It is a small but 'organic' way to try to launch those ideas we don't have time for - they aren't worth anything i you don't execute on them... and we steer away from anyone who is too greedy to join a team and share
Bob Caspe
5
1
Bob Caspe Advisor
CEO, Entrepreneurship & Innovation Global Education Programs at International Entrepreneurship Ctr
At the IEC (http://iecpartners.com) we created a concept called E2B, or Entrepreneur to Business.

Basically we observed that many if not most of the business ideas that entrepreneurs were working on were destined to failure. In most cases, the product ideas were consumer oriented, based upon the needs of the entrepreneur, and the cost of customer acquisition had not been considered by the founders who in turn spent most of their time on product development.

My experience in high tech taught me that 90% of the cost of product introduction is marketing and sales, and only 10% is development. Thus, most of these companies simply couldn't afford to get their products into the market and relied upon wishful thinking like "viral marketing."

The E2B process starts with a real, established businesses, that have a need, often for operational improvement, that a team of hard working, and bright entrepreneurs can accomplish. The entrepreneurs are in most cases simply unfamiliar with the industry or the need.

Our jobs, as an incubator, are to "make the match" and then to provide a framework and adult supervision.

We begin by establishing relationships with large, well funded, often local, companies, and introduce them to teams of entrepreneurs who listen to their problems and create solutions. We provide the framework that gives each what they want: the company gets a solution, the entrepreneurs get the opportunity to build an independent company albeit with their first customer already identified.

Let me not understate the complexity of this process. Often, the entrepreneur is not ready to abandon their "narcissistic" tendencies and a belief that they are building the next "facebook." As well, good engineering design and development practices need to be enforced so as to not "over promise and under deliver." But, we have found that B2B as opposed to B2C is often lower risk and more satisfying to both parties. And E2B offers a way to give both what they really want.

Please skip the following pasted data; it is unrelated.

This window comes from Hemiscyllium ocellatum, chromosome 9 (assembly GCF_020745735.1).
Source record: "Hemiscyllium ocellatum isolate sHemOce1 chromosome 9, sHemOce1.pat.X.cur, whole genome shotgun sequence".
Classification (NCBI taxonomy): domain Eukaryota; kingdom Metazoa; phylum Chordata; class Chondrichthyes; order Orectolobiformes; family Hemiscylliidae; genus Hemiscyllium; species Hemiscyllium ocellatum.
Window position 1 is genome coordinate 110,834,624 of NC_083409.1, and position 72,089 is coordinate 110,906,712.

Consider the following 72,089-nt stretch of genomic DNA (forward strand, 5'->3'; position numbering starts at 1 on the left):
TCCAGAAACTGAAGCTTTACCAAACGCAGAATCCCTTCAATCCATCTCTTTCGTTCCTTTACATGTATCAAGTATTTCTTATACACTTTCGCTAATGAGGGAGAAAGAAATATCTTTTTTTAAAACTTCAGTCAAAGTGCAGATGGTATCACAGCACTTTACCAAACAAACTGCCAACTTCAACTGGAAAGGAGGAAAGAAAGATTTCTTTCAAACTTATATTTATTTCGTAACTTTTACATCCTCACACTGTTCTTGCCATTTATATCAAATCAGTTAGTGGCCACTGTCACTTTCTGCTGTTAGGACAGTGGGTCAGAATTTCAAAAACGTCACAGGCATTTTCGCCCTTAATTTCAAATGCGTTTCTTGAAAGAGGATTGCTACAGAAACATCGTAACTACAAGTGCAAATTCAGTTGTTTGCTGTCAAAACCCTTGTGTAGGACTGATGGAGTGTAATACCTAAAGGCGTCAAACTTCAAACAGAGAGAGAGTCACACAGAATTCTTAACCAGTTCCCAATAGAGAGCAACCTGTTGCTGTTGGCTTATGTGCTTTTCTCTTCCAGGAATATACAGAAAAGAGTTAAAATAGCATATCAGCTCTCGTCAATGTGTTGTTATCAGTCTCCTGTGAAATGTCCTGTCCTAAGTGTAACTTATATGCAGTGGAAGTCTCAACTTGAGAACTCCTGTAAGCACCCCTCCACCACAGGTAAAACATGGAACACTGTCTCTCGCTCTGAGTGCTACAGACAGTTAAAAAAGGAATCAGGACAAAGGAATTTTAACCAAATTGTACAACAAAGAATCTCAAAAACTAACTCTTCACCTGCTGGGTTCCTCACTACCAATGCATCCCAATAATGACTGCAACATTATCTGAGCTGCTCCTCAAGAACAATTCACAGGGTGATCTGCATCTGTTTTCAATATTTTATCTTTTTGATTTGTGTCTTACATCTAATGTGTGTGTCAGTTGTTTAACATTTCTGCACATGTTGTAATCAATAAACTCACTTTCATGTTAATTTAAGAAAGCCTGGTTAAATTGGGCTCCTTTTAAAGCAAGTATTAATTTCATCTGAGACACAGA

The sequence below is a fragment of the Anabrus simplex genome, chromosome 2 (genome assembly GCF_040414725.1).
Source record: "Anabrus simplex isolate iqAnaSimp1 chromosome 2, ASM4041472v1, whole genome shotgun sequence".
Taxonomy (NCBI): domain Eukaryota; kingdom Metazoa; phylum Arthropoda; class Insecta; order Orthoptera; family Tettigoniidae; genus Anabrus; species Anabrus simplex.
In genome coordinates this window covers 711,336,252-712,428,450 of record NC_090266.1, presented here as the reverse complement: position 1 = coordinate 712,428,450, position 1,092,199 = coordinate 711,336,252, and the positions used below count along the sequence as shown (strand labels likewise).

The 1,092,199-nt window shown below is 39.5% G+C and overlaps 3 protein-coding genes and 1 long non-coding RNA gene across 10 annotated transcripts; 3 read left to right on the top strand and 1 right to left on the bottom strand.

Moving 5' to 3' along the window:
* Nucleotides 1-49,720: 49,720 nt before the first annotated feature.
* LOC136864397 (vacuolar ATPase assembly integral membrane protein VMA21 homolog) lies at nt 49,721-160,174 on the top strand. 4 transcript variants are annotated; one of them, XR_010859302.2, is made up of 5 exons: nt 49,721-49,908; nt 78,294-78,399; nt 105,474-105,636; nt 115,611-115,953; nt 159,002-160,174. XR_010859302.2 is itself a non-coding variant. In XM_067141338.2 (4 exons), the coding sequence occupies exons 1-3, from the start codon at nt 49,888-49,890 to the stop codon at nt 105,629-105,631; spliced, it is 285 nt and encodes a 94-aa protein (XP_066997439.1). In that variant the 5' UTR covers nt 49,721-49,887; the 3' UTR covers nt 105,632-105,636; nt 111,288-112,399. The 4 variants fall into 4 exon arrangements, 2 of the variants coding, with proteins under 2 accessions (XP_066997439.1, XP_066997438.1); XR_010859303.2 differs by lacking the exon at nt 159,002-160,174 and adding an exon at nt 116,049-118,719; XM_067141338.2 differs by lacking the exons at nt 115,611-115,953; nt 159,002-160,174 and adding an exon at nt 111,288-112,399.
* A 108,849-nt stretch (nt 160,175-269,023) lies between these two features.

Mark Wing
0
0
Mark Wing Advisor
Client Engagement Director at Small Back Room
Great idea Peter. Sounds like an incubator business, with perhaps a heightened sense of purpose. Will you have 'access to (Gov) finance' as part of the offer?
Jaudat Ali
4
0
Jaudat Ali Entrepreneur
Co-Founder GiFsports
Sounds like a novel idea.

The thing about a startup idea is the pain point behind it. And any great startup is fueled by the passion of the co-founders to resolve that pain. Alot of solutions, iterations and tweaks to a startup's product and business model come because the founders were passionate about it.

I don't know how you can replicate that in an environment where everyone isn't passionate about all the ideas.
David Robinson
1
0
David Robinson Advisor
Investor, Innovation & Entrepreneurial Consultant
Here i Utah I am working with the Universities and a state agency called the Utah Science and Technology Research Initiative to create an ecosystem of innovation. There are several parts from I-Corps style Lean Canvas for technologies at the idea stage, accelerator help and money for early stage companies, interim management to help raise that Angel or Series A, support and direction from large companies, even a large Innovation Fund to support growth and development. Let's connect at Dave@TRAC-Team.com to discuss if you have an interest.
Thomas J. Kaled
1
0
Thomas J. Kaled Advisor
Business Development Consultant @ thomas.kaled@gmail.com
Some good thoughts here @PeterJohnston including the development of an operational definition of 'big and small' but good ideas. Secondly without focus, a small idea in restaurants, manufacturing and in software,would appear to present staffing challenges. Economies of scale you might gain in the overhead labor functions of finance, admin, marketing, sales etc. are distinctly different hence you gain little. It is however an interesting concept that you have and an equally curious intellectual challenge to consider.